Remembering my late Great Uncle Glenn Butler on Veterans Day
Glenn Butler, commentary writer Freddie R. Olin IV’s great uncle, is seen in the mid-1960s in Vietnam. (Photo provided by the Grant family)
For years, I have wanted to publish an appreciation of my late Great Uncle Glenn Butler, U.S. Army Vietnam veteran. He lived in Tanana, Alaska, where the Tanana and Yukon rivers meet, and some of my most fond childhood memories are of sitting in his little home, sometimes visiting, but most times just enjoying quiet company while a little handheld radio was switched on.
Glenn Butler was born 1936 in Tanana, and was drafted into the Army during the height of the Vietnam War. He rarely shared his experiences serving in Vietnam, and if he did share his experiences with others, not many reconveyed those accounts. One wintry day, however, while I was in my mid-20s and living in Fairbanks, I struck up a random conversation with an elderly man.
The man, whose name I cannot remember to this day nor even where we were sitting and visiting, was friendly and outgoing, and he asked where I was from. When I told him my family history and ties to Tanana, the elderly man let me know he was a cook in the Army, and that for a time in Vietnam he was stationed at the same base as my Uncle Glenn.
The elderly man said he and Glenn found camaraderie in both being from Alaska. While I am not able to repeat verbatim what the elderly man shared of his experiences, he did say that whenever my uncle’s unit went out on patrol, often for days, the man would eagerly await their return. When he noticed their return, he would immediately search for the face of my Uncle Glenn in hopes that he returned safe and sound.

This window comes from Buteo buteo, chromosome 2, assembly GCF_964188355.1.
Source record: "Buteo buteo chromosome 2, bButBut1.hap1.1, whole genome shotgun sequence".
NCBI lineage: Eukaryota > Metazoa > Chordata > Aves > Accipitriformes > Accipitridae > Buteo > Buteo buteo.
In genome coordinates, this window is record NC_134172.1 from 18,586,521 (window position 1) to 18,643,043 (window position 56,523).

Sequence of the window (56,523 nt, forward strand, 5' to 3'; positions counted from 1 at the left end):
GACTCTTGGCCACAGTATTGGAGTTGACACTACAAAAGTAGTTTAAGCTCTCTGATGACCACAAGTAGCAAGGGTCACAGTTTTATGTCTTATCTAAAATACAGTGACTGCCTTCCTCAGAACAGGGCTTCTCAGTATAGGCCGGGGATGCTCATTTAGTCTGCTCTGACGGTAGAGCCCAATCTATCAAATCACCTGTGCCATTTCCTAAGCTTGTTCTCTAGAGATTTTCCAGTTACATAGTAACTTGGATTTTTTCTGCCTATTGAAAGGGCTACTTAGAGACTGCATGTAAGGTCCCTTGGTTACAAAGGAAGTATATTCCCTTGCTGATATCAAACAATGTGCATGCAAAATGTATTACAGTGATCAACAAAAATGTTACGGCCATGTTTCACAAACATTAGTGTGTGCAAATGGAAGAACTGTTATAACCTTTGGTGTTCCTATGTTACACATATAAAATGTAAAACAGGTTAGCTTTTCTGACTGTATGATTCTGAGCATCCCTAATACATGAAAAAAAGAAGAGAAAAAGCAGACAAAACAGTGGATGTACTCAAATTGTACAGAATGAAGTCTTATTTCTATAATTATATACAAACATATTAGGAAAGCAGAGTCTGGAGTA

Against major lethal odds as many families learned throughout the Vietnam War era, my Uncle Glenn returned from each patrol and eventually his tour safe and sound – at least, from the enemy. But there is a twist in my his story and experience. He eventually contracted lifelong debilitating effects from contact with Agent Orange. The military-grade herbicide was designed to defoliate the jungle habitat prevalent in Vietnam and Southeast Asia.
Only all too late did servicemen learn that Agent Orange doubled as a carcinogen and nerve agent. The nerve agent aspect is what affected my Uncle Glenn as a result of his exposure to the chemical. Over the years after he was honorably discharged from the Army, his motor ability waned. He was able to move only so fast or enunciate his words so clearly. Tanana humor is special and affectionate, and many locals and family members took to calling Uncle Glenn “Speed,” a nickname used fully in place of his given name.
So by the time that I was a child around 10 years old and I was able to consciously search Uncle Speed out to visit with him, his condition had gotten to the point that he was not able to hold his head, neck or limbs in a steady manner, nor was he able to speak clearly. On top of those conditions, he was unable to walk on his own strength and used a wheelchair.
He never complained, never talked bad about anyone anywhere, and always had a knowing smile or grin for those around him. Those who knew him say he never lost a sparkle in his eyes. No one would have known the perils he faced serving in the Army in Vietnam, nor would one have known how his physical condition had deteriorated. He just enjoyed life as he was given it, and shared that joy with everyone.
On this Veterans Day, please remember the sacrifices my Uncle Speed and so many countless servicemen and women have made over the decades and wars and conflicts.
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